Editor’s Note: Once a week during the legislative session, Journal Capitol Bureau reporters will answer questions posed by readers. You can submit questions at the Journal’s website: ABQJournal.com/legislature.
Q: Regarding House Bill 9, are bills like this retroactive or do they only take affect for crimes that occur after the effective date? — Jay Trujillo
A: Generally speaking, approved bills only apply going forward once they take affect.
In the case of House Bill 9, which would make it a crime to fail to safely store firearms out of children’s reach, the legislation could not be used to prosecute past crimes.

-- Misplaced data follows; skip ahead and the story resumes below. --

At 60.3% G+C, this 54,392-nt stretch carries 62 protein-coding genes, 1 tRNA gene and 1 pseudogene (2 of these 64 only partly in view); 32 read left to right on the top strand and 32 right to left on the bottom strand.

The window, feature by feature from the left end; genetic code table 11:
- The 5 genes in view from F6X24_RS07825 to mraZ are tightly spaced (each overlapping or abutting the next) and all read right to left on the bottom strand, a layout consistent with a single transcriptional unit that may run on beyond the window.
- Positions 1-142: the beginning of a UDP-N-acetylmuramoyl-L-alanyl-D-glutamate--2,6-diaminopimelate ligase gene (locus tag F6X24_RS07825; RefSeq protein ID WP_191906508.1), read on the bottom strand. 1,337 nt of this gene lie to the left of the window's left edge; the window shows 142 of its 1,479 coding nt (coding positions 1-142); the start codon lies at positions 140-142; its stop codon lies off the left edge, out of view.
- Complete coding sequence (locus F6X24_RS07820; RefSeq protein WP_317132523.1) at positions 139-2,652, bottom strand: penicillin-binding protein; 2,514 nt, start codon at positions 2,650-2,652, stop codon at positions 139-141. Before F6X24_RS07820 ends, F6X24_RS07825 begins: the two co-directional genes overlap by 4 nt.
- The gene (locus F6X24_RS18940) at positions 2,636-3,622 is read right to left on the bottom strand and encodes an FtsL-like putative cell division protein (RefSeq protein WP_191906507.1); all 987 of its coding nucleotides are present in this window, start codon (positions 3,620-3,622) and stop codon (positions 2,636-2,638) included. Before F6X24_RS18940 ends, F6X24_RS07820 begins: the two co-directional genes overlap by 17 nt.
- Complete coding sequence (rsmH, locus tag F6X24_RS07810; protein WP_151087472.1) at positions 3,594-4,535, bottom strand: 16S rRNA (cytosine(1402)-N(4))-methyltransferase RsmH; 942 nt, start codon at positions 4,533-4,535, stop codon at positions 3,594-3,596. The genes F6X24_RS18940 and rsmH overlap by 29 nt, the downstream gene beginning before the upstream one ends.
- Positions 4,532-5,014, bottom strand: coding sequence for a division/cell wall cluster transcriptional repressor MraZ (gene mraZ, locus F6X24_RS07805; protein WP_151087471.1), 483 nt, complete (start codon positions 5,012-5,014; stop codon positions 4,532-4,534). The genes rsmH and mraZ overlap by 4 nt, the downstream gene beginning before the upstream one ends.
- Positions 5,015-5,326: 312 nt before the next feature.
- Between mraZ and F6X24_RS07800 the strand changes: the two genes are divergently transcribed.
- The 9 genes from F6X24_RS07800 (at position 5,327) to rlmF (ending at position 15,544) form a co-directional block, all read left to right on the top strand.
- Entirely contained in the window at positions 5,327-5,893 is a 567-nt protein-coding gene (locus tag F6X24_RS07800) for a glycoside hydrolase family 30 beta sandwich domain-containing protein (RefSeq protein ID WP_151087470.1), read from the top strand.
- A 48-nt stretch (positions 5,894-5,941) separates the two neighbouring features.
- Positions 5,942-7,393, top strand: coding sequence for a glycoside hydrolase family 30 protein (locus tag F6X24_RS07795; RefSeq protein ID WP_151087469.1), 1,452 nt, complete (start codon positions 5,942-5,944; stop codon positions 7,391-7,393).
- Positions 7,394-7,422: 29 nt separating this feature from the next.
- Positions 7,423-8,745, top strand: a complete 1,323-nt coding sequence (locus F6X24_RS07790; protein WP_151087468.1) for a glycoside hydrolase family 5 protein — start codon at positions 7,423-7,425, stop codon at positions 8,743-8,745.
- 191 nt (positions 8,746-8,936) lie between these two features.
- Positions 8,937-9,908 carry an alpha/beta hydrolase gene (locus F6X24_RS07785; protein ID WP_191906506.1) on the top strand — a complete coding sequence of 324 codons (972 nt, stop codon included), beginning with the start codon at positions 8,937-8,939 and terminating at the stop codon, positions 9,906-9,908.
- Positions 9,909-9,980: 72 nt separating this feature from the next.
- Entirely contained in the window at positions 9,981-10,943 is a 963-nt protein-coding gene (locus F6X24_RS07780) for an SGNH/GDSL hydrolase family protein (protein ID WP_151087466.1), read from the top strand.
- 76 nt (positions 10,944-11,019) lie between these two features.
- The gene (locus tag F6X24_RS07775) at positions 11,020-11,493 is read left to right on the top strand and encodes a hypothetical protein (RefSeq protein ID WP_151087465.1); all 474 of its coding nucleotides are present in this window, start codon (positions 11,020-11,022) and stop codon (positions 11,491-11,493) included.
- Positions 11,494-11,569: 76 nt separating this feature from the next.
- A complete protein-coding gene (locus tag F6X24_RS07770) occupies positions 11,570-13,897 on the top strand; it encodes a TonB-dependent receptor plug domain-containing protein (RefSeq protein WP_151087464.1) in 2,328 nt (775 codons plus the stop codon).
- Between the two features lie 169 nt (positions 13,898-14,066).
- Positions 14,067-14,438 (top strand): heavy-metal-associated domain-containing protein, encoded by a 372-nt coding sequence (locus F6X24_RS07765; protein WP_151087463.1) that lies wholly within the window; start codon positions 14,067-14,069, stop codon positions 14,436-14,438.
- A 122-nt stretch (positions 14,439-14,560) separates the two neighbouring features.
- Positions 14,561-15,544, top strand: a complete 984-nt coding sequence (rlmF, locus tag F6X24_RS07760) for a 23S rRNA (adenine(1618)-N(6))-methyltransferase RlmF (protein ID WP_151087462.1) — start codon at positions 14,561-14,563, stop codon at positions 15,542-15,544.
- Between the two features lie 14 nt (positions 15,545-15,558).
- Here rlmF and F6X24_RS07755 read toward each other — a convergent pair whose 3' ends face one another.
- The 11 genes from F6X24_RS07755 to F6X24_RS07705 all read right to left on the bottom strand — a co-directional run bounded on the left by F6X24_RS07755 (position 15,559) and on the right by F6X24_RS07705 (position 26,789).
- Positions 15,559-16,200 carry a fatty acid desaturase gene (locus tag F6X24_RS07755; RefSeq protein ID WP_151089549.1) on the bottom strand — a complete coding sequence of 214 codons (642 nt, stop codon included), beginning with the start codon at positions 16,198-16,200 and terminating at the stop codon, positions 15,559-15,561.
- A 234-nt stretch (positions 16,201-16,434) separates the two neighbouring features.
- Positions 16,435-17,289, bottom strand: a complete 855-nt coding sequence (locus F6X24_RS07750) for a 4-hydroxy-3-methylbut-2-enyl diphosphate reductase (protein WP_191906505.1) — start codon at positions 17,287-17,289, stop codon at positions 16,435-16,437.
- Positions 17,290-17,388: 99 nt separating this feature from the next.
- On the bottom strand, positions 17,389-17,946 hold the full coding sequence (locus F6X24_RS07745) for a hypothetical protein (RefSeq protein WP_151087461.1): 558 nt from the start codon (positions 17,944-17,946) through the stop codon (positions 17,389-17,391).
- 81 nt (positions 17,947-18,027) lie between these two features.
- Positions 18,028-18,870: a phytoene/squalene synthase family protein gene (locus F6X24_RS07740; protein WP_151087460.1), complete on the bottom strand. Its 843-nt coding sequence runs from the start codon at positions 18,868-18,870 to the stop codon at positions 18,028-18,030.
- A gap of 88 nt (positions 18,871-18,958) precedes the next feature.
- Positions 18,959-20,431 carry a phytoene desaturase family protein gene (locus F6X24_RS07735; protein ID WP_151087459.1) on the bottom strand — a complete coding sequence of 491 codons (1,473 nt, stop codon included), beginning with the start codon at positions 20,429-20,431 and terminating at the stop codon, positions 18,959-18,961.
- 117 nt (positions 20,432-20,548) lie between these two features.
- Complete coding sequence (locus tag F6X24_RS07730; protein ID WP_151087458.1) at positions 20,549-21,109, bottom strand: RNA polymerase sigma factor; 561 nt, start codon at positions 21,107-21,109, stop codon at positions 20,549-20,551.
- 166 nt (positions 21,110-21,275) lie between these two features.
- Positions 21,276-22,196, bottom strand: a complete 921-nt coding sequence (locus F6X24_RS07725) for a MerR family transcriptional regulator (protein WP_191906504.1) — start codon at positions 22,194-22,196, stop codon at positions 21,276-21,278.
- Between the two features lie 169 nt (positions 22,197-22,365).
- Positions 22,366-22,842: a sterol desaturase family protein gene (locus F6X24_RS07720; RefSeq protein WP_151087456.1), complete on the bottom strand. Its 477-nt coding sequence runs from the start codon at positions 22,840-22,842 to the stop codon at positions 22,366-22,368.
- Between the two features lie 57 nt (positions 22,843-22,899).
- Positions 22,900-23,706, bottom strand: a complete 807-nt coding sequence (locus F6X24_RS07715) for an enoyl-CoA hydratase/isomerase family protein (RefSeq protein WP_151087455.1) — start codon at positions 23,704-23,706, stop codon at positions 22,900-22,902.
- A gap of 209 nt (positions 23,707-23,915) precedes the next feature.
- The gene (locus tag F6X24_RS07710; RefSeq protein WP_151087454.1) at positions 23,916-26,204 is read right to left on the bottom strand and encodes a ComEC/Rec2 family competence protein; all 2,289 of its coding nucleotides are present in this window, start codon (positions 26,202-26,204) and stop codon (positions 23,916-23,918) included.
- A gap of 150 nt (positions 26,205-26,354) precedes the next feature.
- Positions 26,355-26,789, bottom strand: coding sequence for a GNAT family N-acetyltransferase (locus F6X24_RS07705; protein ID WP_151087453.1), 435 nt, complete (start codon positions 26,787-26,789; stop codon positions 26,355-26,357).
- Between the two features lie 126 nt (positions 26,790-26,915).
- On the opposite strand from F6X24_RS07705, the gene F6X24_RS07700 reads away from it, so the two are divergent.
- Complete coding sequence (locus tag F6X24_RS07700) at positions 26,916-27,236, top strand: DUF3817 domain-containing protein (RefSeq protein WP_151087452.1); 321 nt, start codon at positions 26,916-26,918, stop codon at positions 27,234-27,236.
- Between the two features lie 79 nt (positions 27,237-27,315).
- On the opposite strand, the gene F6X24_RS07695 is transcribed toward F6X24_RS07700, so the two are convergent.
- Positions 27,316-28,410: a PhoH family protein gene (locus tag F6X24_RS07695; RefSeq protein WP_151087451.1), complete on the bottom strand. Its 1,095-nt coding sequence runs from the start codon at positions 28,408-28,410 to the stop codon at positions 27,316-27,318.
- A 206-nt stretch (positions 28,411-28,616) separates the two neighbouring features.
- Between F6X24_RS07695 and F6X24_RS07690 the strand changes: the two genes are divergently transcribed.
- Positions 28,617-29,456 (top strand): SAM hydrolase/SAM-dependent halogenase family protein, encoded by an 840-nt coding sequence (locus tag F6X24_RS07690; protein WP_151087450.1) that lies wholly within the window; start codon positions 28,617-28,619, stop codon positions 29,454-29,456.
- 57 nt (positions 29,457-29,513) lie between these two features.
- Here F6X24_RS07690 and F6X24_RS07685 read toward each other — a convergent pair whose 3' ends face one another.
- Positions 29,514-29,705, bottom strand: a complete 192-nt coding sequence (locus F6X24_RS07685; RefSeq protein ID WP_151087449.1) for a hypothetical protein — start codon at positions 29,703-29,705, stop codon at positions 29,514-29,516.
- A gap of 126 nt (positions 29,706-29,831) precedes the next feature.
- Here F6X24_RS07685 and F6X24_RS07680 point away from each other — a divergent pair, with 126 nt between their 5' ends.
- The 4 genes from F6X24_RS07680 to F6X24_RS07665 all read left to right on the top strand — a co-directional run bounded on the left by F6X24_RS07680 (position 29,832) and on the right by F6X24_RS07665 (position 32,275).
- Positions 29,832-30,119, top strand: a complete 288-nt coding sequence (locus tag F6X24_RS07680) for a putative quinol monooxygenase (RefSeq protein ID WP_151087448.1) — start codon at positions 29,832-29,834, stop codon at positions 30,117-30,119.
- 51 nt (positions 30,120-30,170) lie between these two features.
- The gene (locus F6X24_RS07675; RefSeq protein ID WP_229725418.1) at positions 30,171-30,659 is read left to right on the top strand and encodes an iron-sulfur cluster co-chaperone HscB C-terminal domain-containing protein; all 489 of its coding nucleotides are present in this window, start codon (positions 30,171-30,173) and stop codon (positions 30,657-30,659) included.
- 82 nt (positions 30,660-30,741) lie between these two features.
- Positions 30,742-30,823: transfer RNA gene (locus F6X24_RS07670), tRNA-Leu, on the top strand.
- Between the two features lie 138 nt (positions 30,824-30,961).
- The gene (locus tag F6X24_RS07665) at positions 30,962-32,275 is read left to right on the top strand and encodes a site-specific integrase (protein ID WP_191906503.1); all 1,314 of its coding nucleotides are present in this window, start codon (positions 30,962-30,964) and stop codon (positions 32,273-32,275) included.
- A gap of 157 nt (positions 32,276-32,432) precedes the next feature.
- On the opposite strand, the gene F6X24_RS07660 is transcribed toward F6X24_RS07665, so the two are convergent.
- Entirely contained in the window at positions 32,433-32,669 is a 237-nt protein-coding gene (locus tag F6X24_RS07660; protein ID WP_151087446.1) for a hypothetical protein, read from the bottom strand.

That means it could not be invoked in the August 2021 shooting death of Albuquerque middle school student Bennie Hargrove, a case involving a classmate who allegedly took a gun belonging to his father that prompted the legislation.
But there are certain limited exceptions — or at least apparent exceptions — to the rule that bills can’t be applied retroactively.
For instance, some tax bills, if approved, can take effect for the current tax year.
A tax package passed during last year’s session included a provision exempting Social Security benefits from taxation for individual retirees who make less than $100,000 annually — or for married couples filing jointly who make less than $150,000 per year.
That provision took effect for the tax year that started in January 2022, though most individuals will not file their 2022 tax returns until this year.